George Orwell devised the word ‘unperson’ to describe someone who had so offended official thought, he or she was vaporised — not just liquidated but wiped from the record for eternity.
That way the unperson couldn’t set a bad example.
All memory of the impertinence would be forgotten, Comrades!
Orwell was satirising Stalin’s Russia, where such practices were all too common.
When a Politburo member called Nikolai Yezhov, People’s Commissar for Water Transport, fell out of favour with Joseph Stalin in 1940, he was not just killed.
A photograph of him beside Stalin in happier days was doctored to remove all trace of the unfortunate Yezhov. It was as though he had never existed.
And he was not the only one.
Though the circumstances are less dramatic, I am at present feeling a few twinges of solidarity with Yezhov.
Earlier this year, I made a jaunty little Radio 4 programme called What’s The Point Of The Met Office?
Last week, after a bizarre and focused lobbying campaign from environmental activists, the programme was removed from the BBC’s iPlayer playback facility.
To adapt Orwell, What’s The Point Of The Met Office? became an un-programme.
One moment it was there, available to licence fee-payers to hear at their convenience. The next? Ker-whack! It disappeared as surely as one of those Islamist-owned oil derricks in Syria snotted by an RAF Paveway missile. Ladies and gentlemen, the Left had struck. I had been censored, expunged, deleted or ‘dealt with’, as RAF types put it.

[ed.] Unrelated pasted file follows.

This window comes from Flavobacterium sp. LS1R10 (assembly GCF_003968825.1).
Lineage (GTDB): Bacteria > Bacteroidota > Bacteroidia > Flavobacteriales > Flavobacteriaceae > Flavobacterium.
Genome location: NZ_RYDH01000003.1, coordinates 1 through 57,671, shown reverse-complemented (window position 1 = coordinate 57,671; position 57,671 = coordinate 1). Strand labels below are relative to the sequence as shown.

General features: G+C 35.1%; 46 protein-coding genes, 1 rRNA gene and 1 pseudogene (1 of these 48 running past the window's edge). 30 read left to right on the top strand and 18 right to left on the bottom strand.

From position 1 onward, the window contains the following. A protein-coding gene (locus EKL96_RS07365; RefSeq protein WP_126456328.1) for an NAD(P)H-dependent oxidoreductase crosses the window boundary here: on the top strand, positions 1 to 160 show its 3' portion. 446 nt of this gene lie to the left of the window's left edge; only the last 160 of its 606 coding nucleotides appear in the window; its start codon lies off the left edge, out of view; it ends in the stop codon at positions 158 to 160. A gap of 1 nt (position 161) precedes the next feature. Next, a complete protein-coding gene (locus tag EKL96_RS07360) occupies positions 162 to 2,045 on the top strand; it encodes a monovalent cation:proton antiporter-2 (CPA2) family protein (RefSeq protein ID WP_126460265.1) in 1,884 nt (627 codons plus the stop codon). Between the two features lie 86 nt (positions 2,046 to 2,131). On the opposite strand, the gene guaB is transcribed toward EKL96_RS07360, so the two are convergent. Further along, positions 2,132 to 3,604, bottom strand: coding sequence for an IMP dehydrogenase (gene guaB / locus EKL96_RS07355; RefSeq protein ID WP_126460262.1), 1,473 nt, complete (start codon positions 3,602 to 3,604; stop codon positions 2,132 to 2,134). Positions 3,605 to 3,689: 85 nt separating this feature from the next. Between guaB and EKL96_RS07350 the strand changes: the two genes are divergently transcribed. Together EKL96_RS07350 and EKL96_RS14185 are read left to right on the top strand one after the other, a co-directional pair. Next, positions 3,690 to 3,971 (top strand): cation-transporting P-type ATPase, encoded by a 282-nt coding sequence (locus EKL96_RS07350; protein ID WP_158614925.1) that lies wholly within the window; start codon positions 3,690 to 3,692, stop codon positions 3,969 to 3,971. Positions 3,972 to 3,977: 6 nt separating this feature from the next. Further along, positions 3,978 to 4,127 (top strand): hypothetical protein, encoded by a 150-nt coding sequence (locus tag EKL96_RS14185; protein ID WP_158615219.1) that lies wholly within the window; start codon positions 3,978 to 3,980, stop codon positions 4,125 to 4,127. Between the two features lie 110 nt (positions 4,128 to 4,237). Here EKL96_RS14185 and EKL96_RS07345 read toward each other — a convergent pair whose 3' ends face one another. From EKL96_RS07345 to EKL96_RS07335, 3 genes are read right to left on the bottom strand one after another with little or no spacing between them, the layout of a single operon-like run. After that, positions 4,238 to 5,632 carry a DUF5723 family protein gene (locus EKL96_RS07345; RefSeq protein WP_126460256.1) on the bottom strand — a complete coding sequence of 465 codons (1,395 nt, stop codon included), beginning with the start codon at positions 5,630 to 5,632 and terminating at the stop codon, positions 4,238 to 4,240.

The experience was baffling rather than upsetting. The programme had only ever been intended as a light summer diversion, yet it was mistaken for some sort of attack on the Establishment’s global warming theory.
I am writing about it now simply because the media story in which I have unwittingly found myself reflects a worrying rise of intolerance in our public life, and because the response of BBC executives and the BBC Trust, the governing body responsible for acting in the interests of licence fee-payers, has been so astonishingly over the top.
It is as though the RAF used one of those missiles to ‘deal with’ an innocent old bloke selling hummus by the side of the road in Raqqa.
The rumpus, ignited by a few eco-activists and fuelled by a mad BBC bureaucracy, has demonstrated the sort of foot-stamping insistence on orthodoxy not seen during peacetime since Oliver Cromwell’s Commonwealth in the 17th century.
Removed: Last week, after what Letts describes as a ‘bizarre and focused lobbying campaign from environmental activists’, the programme was removed from the BBC’s iPlayer playback facility
It has been most peculiar and most un-British — and absurdly comical.
The offending broadcast was one half-hour programme in my seventh series of What’s The Point Of…?
In the established style of these summer shows, it took a chatty, personal look at a British institution.
In past programmes, for example, we have looked at the Royal Warrant (the system by which firms are officially recognised for supplying royal households), the Tate Gallery and the National Trust.